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US drone strike body count doesn’t add up, rights groups sayBloomberg02 July 2016US President Barack Obama has signed an executive order intended to prevent civilians from being killed in drone strikes after releasing a death toll.US military and intelligence agencies have killed as many as 116 civilians in air strikes on militants since Obama took office, the White House said.Obama ordered US agencies to avoid harming civilians in strikes on terrorists, and said the government would annually report the number of strikes it undertakes and casualty estimates for both civilians and combatants. The White House’s figures were questioned by human rights groups, who said independent assessments had identified many more civilian deaths in the drone campaign.“This is a powerful tool, one that has been used to great effect and one that has made Americans safer,” White House Press Secretary Josh Earnest said of the strikes. But Obama believes the drone campaign “requires a structure” to ensure accountability, and that the public deserves “at least some transparency” about the results of strikes in which civilians are killed, he said.Between 64 and 116 civilians were killed in 473 US strikes outside Afghanistan, Iraq and Syria between the beginning of Obama’s presidency and the end of 2015 and they killed as many as 2,581 combatants, the government said. The figures include casualties from strikes by drones and by manned aircraft, but don’t include casualties inflicted by US personnel on the ground.“It’s hard to credit the government’s death count, which is lower than all independent assessments,” said Hina Shamsi, director of the American Civil Liberties Union’s National Security Project.[Protesters burn an effigy of a US aircraft during a demonstration to protest against what they say is US interference in Yemen, including drone strikes. Photo: Reuters]Protesters burn an effigy of a US aircraft during a demonstration to protest against what they say is US interference in Yemen, including drone strikes. Photo: ReutersThe London-based Bureau of Investigative Journalism estimates that between 380 and 801 civilians were killed by US drone strikes in Pakistan, Yemen, Somalia and Libya during the period covered by the report. And the Long War Journal, a project of the Foundation for Defence of Democracies, estimates 207 civilian deaths from drone strikes in Pakistan and Yemen during the period covered by the White House’s report.Laura Pitter, senior US national security counsel at Human Rights Watch, called the report “a long-overdue step toward greater transparency”, but said it was impossible to corroborate without more information on who the government targets and how it distinguishes between civilians and combatants.“Unless details are provided on specific incidents, it’s not possible to determine if individuals killed were civilians, and thus whether the US is complying with its own policy and with international law,” Pitter said.The report on past strikes didn’t break down total casualties by year, by region, or by country. An administration official who insisted on anonymity said the White House doesn’t intend to release such details.Obama’s executive order covers strikes undertaken “outside areas of active hostilities”, and is the first time the government has been required to issue systematic public reports on a campaign of clandestine drone strikes created by President George W. Bush and escalated dramatically under Obama.“Certainly the question of civilian casualties is a critically important one,” Earnest said.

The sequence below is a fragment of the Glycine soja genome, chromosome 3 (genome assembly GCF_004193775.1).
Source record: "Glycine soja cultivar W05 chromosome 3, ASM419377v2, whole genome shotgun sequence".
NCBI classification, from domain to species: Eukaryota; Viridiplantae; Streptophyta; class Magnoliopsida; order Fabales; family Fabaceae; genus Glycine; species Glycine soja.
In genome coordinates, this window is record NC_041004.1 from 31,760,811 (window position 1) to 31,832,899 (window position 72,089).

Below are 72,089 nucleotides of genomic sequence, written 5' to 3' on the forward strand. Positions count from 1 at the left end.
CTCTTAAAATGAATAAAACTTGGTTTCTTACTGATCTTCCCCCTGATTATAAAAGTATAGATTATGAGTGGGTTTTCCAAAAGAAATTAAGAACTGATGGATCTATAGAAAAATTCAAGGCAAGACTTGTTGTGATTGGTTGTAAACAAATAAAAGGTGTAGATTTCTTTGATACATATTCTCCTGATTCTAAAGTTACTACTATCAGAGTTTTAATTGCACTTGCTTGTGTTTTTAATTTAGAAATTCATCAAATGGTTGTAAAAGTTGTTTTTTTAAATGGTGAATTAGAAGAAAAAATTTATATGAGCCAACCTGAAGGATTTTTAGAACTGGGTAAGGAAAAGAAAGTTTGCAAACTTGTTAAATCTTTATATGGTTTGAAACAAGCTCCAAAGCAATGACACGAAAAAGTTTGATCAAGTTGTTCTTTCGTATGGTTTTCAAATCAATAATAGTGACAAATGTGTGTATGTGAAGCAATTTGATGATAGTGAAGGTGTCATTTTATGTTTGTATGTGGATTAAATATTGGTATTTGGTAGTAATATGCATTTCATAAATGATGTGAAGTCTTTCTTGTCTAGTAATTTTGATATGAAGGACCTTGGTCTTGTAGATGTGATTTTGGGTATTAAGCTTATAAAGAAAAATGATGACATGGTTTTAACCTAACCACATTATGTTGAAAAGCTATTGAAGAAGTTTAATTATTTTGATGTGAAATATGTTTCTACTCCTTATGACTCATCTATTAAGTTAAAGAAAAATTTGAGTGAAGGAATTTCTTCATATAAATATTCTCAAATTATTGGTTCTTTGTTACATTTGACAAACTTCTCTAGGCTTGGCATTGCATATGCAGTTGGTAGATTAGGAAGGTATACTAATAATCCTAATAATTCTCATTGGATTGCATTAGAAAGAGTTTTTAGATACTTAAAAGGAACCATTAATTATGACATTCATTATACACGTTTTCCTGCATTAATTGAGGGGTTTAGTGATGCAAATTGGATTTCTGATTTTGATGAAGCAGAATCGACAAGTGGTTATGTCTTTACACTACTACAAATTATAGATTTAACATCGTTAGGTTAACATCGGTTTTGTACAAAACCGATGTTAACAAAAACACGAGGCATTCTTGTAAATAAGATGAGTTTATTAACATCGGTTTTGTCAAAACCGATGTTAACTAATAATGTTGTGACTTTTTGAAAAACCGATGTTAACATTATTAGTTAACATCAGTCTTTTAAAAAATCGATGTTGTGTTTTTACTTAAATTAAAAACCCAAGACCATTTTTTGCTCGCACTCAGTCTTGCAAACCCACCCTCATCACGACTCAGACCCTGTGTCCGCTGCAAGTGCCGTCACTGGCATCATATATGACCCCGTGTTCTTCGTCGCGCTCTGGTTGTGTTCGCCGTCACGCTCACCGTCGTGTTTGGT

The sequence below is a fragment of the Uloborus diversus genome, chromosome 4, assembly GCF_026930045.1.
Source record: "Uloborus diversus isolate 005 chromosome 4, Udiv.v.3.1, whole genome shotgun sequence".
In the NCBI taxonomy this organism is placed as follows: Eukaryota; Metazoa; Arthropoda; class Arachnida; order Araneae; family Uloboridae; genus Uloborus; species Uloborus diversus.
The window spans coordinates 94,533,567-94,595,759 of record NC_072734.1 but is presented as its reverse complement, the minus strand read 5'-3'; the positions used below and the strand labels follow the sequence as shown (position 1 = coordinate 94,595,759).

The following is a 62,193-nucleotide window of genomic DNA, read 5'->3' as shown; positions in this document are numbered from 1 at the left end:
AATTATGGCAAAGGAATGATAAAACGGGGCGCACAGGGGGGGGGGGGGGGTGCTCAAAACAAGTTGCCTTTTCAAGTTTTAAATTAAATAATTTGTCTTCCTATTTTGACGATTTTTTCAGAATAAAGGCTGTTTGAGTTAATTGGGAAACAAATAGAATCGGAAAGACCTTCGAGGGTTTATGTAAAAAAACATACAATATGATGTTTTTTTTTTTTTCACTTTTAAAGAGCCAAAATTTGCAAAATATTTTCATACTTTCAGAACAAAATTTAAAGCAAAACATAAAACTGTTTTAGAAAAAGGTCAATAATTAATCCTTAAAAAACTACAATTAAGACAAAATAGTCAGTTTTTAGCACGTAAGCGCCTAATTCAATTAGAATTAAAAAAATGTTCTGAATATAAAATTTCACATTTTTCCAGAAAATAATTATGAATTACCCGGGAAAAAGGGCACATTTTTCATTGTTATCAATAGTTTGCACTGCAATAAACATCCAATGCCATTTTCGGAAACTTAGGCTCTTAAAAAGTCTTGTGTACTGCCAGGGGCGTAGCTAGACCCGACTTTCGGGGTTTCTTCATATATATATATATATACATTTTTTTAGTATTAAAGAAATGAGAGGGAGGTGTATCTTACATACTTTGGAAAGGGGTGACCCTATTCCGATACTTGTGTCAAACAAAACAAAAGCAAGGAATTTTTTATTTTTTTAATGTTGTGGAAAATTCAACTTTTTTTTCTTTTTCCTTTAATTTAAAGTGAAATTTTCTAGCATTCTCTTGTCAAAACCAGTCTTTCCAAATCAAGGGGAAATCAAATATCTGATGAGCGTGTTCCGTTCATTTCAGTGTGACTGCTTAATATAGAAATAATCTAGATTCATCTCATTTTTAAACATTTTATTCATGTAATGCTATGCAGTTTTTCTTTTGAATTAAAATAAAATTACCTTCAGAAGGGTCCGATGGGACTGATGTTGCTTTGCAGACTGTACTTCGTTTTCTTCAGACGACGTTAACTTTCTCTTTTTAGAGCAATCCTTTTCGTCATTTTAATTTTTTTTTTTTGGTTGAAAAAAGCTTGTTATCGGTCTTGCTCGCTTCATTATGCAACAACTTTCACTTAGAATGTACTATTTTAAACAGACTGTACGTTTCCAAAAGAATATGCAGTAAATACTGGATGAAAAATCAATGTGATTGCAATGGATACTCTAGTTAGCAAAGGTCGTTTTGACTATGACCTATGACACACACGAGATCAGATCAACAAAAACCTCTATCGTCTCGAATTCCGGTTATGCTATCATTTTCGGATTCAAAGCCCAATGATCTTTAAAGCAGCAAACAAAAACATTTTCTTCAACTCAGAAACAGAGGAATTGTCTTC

Military-age males aren’t automatically considered combatants, nor are people within any given distance of a target, said an administration official who briefed reporters on condition of anonymity. The administration makes assessments based on drone video, electronic intercepts of communications, intelligence sources on the ground, foreign governments, and public information such as media reports and reports from non-governmental organisations, the official said.A second official, who also briefed reporters on condition of anonymity, acknowledged that the estimates differ from those made by some non-governmental groups and that the assessments are imperfect because the drone attacks usually happen in areas where US personnel cannot easily operate. The official said the US government often has access to information outside groups don’t possess, while groups with staff on the ground may have access to information the US doesn’t have.Obama has said that he and his advisers “anguish” over the drone programme. Drone strikes are vetted at the highest levels of government and require “near-certainty” that civilians won’t be killed to be authorised, Obama has said.“I wish I could just send in Iron Man,” Obama said. “I don’t mean that as a joke.”Additional reporting by Associated Press
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